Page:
The Black-White Disparity in Preterm Birth: Race or Racism?

Tags:
Centennial Issue
Topics:
Racism Health Equity

Policy Points:

  • Racism is an upstream determinant of health that influences health through many midstream and downstream factors. This Perspective traces multiple plausible causal pathways from racism to preterm birth.
  • Although the article focuses on the Black-White disparity in preterm birth, a key population health indicator, it has implications for many other health outcomes.
  • It is erroneous to assume by default that underlying biological differences explain racial disparities in health. Appropriate science-based policies are needed to address racial disparities in health; this will require addressing racism.

Preterm birth (PTB)—birth before 37 completed weeks of pregnancy—is among the most important indicators of a population’s health. It is the second most common cause of infant mortality in the US population overall1 and the leading cause among African Americans.2 PTB has serious adverse consequences not only in infancy but across the life course; it is a major cause of childhood developmental disability3 and a strong predictor of chronic disease in adulthood.4,5 A large racial disparity in PTB has persisted for decades, with rates among African American/Black women approximately 1.5 to 1.6 times those among European American/White women.6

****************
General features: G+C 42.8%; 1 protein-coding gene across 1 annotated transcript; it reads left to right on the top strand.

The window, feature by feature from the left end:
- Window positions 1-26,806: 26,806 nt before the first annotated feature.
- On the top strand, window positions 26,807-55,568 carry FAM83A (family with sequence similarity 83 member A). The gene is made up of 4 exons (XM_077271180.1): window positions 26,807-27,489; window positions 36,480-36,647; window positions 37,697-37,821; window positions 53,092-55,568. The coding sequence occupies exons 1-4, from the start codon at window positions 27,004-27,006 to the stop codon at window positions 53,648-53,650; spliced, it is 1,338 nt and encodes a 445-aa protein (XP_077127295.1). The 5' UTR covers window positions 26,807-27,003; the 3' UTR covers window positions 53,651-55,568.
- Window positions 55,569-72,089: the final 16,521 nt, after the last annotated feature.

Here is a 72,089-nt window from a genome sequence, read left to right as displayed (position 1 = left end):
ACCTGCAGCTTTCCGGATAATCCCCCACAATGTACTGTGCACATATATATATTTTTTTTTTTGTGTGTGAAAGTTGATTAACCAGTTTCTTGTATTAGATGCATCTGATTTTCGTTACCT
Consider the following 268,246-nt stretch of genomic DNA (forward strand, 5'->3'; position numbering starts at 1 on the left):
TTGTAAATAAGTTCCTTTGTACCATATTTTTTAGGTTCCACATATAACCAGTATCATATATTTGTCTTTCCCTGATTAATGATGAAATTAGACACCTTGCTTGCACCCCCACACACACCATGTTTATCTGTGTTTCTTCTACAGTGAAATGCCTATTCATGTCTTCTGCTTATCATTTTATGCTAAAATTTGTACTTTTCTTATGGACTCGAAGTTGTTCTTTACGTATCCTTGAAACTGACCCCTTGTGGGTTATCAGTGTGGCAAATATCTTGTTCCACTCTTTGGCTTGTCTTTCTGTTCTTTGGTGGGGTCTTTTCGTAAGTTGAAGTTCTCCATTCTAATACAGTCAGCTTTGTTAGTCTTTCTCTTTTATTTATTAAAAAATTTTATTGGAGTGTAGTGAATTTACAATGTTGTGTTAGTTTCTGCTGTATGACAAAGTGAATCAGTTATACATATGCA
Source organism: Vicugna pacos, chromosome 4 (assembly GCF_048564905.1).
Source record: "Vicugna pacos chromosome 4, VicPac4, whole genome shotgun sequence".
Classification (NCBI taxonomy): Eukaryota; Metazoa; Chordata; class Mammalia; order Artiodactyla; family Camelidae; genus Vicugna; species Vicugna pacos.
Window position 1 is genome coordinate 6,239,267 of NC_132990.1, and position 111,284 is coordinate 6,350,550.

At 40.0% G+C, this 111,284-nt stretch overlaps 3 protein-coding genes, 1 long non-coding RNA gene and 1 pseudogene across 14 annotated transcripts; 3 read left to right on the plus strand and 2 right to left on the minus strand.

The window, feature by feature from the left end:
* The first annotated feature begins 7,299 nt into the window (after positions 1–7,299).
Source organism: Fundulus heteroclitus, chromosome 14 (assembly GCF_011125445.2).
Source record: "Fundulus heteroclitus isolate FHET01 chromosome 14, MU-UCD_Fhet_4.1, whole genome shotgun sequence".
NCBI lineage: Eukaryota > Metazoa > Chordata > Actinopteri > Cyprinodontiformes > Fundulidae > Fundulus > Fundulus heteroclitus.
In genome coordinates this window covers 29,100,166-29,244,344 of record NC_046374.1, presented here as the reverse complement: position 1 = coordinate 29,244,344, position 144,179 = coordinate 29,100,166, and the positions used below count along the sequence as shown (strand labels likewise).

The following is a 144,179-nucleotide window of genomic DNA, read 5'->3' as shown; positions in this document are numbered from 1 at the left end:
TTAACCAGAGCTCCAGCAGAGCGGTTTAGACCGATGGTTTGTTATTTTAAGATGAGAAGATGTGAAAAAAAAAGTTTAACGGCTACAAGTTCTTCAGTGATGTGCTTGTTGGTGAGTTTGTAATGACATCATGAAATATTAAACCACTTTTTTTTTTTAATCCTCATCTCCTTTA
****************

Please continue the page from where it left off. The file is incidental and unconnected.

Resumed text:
Unfortunately, the causes of both PTB and the racial disparity in PTB—which are not necessarily the same—are not well established. Despite lack of evidence and/or evidence to the contrary, widespread assumptions have been made about the racial disparity in PTB; as with many health outcomes, “race” has often been assumed by default and without evidence to reflect differences in underlying biology or behaviors.7–9 Evidence has been mounting over the past two decades that calls those assumptions into serious question, however, pointing to racism as a highly plausible upstream—i.e., fundamental—cause of the Black-White disparity in PTB.10

This paper briefly reviews the evidence about biologically plausible causes of the racial disparity in PTB, focusing on racism and associated racial differences in experiences and exposures that are rarely measured in health studies. The terms “race” and “racial” are used here to refer to social groupings according to the large geographic area (often a continent) of an individual’s ancestry. Geographic ancestry often correlates with observable superficial secondary physical characteristics such as skin color, facial features, or hair texture and with differences in the way that people are treated, but has not been associated with fundamental biological differences.11–16

Open Access

References

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  8. Kistka ZA, Palomar L, Lee KA, et al. Racial disparity inthe frequency of recurrence of preterm birth. Am J Obstet Gynecol. 2007;196(2):131.e1–131.e6. https://doi.org/10.1016/j.ajog.2006.06.093.
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  10. Braveman P, Dominguez TP, Burke W, et al. Explaining the Black-White disparity in preterm birth: a consensus statement from a multi-disciplinary scientific work group convened by the March of Dimes. Front Reprod Health. 2021;3:684207. https://doi.org/10.3389/frph.2021.684207.
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  15. Braveman P, Parker Dominguez T. Abandon “race.” Focus on racism. Front Public Health. 2021;9:689462. https://doi.org/10.3389/fpubh.2021.689462.
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Citation:
Braveman P. The Black-White Disparity in Preterm Birth: Race or Racism? Milbank Q. 2023;101(S1): 356-378.